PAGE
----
Creative Conversations consists of a video and a booklet. The video shows four separate sessions of carers being guided by Phoebe Caldwell to use interactive conversation with four adults who have multiple and profound disabilities. These sessions are interspersed with explanatory discussions between Phoebe Caldwall and Pene Stevens.
A ten-page booklet is also included, giving a short outline of each of the participants, and some brief notes under the headings: Interaction, Observation, and Visual and hearing impairments, and a list of useful references.
A group of nurses and care staff from two high support units of Sunbeam House Services in Arklow, viewed this video. The group were impressed with the accessibility of the material, one does not need to be an expert in order to learn how to use Intensive Interaction. The interactions between the person and the carer do not rely on verbal language. In the video Phoebe guides the carer to respond to the individual’s own way of communicating, which may be a facial expression, a body movement, breathing rhythms, or a sound.
Some staff commented that they already do this, but not in a formal way. In the video Phoebe encourages staff to first observe everything a person is doing in order to discover how they communicate with themselves, and then guides the carer to build on each response, in order to develop a two-way interaction.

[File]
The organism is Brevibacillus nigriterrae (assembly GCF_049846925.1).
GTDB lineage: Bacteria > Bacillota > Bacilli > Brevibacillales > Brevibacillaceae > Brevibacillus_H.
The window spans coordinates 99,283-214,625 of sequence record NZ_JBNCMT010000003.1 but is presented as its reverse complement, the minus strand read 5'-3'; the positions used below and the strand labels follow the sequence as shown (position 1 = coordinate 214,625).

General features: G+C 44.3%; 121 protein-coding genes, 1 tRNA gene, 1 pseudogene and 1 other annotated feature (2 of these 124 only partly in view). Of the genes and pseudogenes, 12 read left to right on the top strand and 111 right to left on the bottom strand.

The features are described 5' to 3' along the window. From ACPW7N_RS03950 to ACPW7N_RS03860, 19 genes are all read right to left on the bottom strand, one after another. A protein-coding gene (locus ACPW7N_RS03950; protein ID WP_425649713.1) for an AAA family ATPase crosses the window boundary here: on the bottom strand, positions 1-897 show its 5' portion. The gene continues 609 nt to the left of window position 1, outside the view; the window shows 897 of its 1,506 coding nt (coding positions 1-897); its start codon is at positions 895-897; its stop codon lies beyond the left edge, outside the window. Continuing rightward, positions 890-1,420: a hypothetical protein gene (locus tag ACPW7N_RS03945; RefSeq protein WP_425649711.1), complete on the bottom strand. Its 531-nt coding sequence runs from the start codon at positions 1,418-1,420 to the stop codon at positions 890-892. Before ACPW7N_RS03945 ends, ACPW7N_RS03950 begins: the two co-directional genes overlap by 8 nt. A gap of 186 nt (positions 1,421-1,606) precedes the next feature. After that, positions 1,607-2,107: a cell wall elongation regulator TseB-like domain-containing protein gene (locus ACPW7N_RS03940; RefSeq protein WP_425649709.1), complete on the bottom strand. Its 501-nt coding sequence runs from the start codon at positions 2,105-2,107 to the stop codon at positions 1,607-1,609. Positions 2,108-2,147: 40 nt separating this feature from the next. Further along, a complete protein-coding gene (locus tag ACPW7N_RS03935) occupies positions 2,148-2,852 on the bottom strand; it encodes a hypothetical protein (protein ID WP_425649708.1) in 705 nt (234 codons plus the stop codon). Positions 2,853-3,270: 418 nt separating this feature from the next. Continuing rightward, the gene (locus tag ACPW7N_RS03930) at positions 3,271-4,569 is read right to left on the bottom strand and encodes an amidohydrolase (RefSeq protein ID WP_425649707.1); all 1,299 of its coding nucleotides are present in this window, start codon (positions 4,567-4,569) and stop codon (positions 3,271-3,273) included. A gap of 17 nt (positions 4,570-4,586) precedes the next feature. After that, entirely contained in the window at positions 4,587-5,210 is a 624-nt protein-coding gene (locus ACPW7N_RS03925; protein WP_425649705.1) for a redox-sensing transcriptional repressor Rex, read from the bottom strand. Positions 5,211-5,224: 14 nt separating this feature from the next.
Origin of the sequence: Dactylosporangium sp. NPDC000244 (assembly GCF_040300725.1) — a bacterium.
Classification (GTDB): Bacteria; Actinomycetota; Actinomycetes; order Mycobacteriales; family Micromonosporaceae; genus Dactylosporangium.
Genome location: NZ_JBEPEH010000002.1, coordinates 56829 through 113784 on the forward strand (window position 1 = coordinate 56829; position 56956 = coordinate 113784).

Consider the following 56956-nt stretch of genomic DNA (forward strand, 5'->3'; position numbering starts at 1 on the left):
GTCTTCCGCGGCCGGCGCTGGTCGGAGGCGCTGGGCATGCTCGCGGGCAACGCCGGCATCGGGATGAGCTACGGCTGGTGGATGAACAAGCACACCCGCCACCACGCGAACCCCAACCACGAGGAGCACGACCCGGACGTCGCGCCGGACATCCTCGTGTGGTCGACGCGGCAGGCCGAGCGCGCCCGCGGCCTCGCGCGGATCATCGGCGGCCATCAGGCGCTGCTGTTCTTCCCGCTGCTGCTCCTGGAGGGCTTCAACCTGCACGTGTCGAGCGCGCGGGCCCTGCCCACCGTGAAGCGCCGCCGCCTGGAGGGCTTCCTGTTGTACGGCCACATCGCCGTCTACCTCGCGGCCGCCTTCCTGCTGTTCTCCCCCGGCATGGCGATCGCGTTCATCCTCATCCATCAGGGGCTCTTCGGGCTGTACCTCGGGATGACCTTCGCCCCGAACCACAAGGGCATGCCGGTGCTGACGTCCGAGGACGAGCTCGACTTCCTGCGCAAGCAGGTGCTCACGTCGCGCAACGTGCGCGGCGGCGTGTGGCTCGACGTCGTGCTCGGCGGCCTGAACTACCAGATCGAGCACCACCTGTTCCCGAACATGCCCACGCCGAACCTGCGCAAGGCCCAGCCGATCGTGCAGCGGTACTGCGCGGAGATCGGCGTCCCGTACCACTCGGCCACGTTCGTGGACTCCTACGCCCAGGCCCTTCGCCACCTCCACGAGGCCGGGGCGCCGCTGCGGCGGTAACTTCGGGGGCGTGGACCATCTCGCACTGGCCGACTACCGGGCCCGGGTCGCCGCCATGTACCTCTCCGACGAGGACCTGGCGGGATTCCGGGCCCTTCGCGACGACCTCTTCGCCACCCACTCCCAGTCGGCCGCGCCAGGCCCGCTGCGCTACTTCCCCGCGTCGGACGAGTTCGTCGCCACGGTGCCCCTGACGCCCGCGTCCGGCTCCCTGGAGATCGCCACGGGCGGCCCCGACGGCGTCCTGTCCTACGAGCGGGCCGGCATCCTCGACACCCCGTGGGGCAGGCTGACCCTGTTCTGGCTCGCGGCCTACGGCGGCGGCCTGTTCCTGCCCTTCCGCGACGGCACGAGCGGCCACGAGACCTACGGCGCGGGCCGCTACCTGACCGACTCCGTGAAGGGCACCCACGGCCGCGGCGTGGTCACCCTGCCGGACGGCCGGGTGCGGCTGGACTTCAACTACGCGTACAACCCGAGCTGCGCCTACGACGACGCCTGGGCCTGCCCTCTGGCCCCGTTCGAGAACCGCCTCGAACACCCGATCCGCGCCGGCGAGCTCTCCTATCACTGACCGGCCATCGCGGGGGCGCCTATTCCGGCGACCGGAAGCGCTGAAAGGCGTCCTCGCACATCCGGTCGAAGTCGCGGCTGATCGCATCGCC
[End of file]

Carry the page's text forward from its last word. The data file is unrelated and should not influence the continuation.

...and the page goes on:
SHS staff felt that this was a development of what they were doing already, and were encouraged by the video to move to the next level of interaction by accepting responses from an individual as their way of communicating, and giving a definite response.
As a staff trainer I can see how useful this material would be, both for new staff at induction level, and with existing staff teams working with people with profound learning disabilities. It would be important that all support staff working with an individual were trained together, to develop their interactive skills with that individual, to avoid the danger of a person becoming too dependent on a particular carer, if he or she is the only person with whom they can have an enjoyable interaction. SHS staff suggested focusing on one person at a time while staff developed their Intensive Interaction skills.
All staff who viewed the video requested further training. The references in the booklet are a useful starting point for trainers to design a module in developing communication skills. The Creative Conversations Video could form an integral part of this training. This video pack would be of particular interest to staff trainers, care staff, nurses, psychologists and family members involved in supporting someone with profound learning disabilities.